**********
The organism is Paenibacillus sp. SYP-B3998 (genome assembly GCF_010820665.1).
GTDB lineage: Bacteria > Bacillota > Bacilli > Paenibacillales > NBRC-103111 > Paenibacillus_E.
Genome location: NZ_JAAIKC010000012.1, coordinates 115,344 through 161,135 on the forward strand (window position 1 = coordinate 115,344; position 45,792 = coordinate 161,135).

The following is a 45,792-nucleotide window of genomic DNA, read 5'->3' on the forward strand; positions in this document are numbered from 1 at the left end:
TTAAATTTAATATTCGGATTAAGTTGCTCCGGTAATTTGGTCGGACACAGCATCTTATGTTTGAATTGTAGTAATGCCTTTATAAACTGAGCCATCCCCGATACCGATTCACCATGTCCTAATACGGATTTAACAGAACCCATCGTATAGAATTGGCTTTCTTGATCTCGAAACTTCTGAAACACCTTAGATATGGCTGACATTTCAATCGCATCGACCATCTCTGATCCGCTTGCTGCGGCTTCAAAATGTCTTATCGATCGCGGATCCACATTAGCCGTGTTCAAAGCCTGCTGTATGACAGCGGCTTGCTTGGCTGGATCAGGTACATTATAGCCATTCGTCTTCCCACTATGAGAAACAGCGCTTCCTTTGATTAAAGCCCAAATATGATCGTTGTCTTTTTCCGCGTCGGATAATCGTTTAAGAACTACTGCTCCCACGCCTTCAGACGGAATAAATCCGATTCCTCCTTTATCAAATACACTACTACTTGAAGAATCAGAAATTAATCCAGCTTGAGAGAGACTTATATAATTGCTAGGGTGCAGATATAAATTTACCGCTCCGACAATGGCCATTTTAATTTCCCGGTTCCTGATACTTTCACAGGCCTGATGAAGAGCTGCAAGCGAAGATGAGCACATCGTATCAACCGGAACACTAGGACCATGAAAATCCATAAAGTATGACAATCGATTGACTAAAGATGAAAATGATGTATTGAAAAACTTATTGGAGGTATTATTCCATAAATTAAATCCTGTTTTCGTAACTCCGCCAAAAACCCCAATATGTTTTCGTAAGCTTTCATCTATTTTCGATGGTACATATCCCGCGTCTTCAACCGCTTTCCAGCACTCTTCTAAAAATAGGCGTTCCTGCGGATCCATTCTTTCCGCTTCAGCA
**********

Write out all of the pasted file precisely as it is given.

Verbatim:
The organism is Paenibacillus sp. SYP-B3998 (genome assembly GCF_010820665.1).
GTDB lineage: Bacteria > Bacillota > Bacilli > Paenibacillales > NBRC-103111 > Paenibacillus_E.
Genome location: NZ_JAAIKC010000012.1, coordinates 115,344 through 161,135 on the forward strand (window position 1 = coordinate 115,344; position 45,792 = coordinate 161,135).

The following is a 45,792-nucleotide window of genomic DNA, read 5'->3' on the forward strand; positions in this document are numbered from 1 at the left end:
TTAAATTTAATATTCGGATTAAGTTGCTCCGGTAATTTGGTCGGACACAGCATCTTATGTTTGAATTGTAGTAATGCCTTTATAAACTGAGCCATCCCCGATACCGATTCACCATGTCCTAATACGGATTTAACAGAACCCATCGTATAGAATTGGCTTTCTTGATCTCGAAACTTCTGAAACACCTTAGATATGGCTGACATTTCAATCGCATCGACCATCTCTGATCCGCTTGCTGCGGCTTCAAAATGTCTTATCGATCGCGGATCCACATTAGCCGTGTTCAAAGCCTGCTGTATGACAGCGGCTTGCTTGGCTGGATCAGGTACATTATAGCCATTCGTCTTCCCACTATGAGAAACAGCGCTTCCTTTGATTAAAGCCCAAATATGATCGTTGTCTTTTTCCGCGTCGGATAATCGTTTAAGAACTACTGCTCCCACGCCTTCAGACGGAATAAATCCGATTCCTCCTTTATCAAATACACTACTACTTGAAGAATCAGAAATTAATCCAGCTTGAGAGAGACTTATATAATTGCTAGGGTGCAGATATAAATTTACCGCTCCGACAATGGCCATTTTAATTTCCCGGTTCCTGATACTTTCACAGGCCTGATGAAGAGCTGCAAGCGAAGATGAGCACATCGTATCAACCGGAACACTAGGACCATGAAAATCCATAAAGTATGACAATCGATTGACTAAAGATGAAAATGATGTATTGAAAAACTTATTGGAGGTATTATTCCATAAATTAAATCCTGTTTTCGTAACTCCGCCAAAAACCCCAATATGTTTTCGTAAGCTTTCATCTATTTTCGATGGTACATATCCCGCGTCTTCAACCGCTTTCCAGCACTCTTCTAAAAATAGGCGTTCCTGCGGATCCATTCTTTCCGCTTCAGCA